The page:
Is an RFQ – Request for Quotation any different from an ITT – Invitation to Tender?
Well, yes it is. At least the inference is different. In response to an ITT you will probably be expected to provide supporting information, and your bid will be measured on quality aspects as well as price. In response to an RFQ you will probably just be required to provide a price for a bid that is fully compliant with the requirements of the specification. You will also probably be required to accept the Terms and Conditions of the procurer.
Does this mean that there is no opportunity to make a pitch? Not necessarily. Usually with an RFQ there will be the opportunity to submit a covering letter, or email. Maybe even some supporting information. The chances are that, whereas, on the face of it, the procurer is just looking to compare prices, in reality they will be considering best value.
It is definitely worth with an RFQ – Request for Quotation, taking into account any mandated response requirements, outlining the value that comes with your offer. At the very least, your bid will show up in a good light when compared with bids at a similar level. It will also be an opportunity to showcase your professionalism.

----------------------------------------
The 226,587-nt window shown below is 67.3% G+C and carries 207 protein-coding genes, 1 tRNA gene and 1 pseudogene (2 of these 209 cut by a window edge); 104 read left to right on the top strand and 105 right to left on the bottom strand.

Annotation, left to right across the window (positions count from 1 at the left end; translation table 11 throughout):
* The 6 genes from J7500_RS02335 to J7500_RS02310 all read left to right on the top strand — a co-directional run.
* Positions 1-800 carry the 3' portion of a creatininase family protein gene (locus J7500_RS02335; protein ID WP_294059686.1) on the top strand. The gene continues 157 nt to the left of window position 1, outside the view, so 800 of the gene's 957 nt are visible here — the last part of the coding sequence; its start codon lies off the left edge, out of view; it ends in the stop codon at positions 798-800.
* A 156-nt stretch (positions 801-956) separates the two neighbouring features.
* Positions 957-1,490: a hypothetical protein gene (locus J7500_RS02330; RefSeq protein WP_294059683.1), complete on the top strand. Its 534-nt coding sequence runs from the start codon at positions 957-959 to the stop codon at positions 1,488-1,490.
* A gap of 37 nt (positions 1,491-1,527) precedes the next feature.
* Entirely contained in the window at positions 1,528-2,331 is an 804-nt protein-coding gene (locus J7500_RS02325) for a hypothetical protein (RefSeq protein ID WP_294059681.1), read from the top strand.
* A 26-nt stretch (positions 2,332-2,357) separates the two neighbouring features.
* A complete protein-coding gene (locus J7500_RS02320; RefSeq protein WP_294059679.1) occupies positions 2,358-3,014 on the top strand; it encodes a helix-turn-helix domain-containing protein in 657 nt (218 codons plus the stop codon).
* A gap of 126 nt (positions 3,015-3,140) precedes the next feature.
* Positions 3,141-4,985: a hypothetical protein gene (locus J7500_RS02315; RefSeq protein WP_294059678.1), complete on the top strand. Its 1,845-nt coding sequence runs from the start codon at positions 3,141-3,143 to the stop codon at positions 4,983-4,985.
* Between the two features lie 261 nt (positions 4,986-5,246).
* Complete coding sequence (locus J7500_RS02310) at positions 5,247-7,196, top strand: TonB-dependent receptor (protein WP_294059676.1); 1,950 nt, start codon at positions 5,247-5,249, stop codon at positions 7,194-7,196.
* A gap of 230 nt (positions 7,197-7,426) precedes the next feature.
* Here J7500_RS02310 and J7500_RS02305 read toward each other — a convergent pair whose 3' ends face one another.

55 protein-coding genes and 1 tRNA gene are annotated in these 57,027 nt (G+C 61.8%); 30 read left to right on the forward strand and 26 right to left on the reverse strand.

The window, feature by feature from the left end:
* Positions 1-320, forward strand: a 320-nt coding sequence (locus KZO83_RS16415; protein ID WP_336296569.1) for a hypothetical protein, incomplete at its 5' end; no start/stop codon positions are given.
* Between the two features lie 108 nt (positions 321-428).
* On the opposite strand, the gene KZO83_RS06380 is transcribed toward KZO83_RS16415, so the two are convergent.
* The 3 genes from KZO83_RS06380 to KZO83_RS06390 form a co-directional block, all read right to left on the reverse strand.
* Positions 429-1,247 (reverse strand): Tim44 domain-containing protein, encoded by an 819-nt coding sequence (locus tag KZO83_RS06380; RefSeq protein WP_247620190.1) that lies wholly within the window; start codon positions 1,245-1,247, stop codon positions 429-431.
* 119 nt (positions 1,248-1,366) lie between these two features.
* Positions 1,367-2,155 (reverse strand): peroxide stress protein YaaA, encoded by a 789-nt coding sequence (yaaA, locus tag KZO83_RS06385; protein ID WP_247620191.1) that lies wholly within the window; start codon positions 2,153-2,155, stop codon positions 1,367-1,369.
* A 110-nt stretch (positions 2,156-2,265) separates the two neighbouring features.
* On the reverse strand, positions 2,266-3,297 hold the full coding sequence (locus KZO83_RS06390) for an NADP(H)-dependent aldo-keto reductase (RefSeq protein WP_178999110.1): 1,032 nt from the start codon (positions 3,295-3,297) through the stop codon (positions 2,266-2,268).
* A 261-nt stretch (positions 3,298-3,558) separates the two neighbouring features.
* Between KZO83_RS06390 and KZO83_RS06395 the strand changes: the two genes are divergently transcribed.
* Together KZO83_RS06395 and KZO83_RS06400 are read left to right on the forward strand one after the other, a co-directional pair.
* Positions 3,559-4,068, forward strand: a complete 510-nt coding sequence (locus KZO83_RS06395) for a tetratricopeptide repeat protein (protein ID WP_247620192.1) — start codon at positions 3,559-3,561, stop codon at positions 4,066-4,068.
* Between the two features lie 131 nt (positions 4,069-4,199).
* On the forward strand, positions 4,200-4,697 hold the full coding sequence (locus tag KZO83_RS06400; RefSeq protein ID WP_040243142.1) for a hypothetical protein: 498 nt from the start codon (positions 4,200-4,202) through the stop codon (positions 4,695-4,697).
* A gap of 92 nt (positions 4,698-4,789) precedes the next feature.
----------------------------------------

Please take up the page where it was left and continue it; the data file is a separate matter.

There is always a balance to be struck, of course, between pitching your product, and irritating the buyer by overdoing the “sell”. The less “salesy”, therefore, the better. A good tip is to make sure that what you do submit is relevant. If what might be seen as marketing material is actually perceived as relevant technical information that is good.
An RFQ – Request for Quotation, may occur at an early stage in the buying process. The buyer may be assessing the market prior to engaging with potential suppliers. Alternatively it may come later on, after the buyer has assessed potential suppliers. If this is the case it could mean that things are becoming seriously competitive. Either way it is essential to demonstrate competitive edge.
If you would like to know more about this process contact us.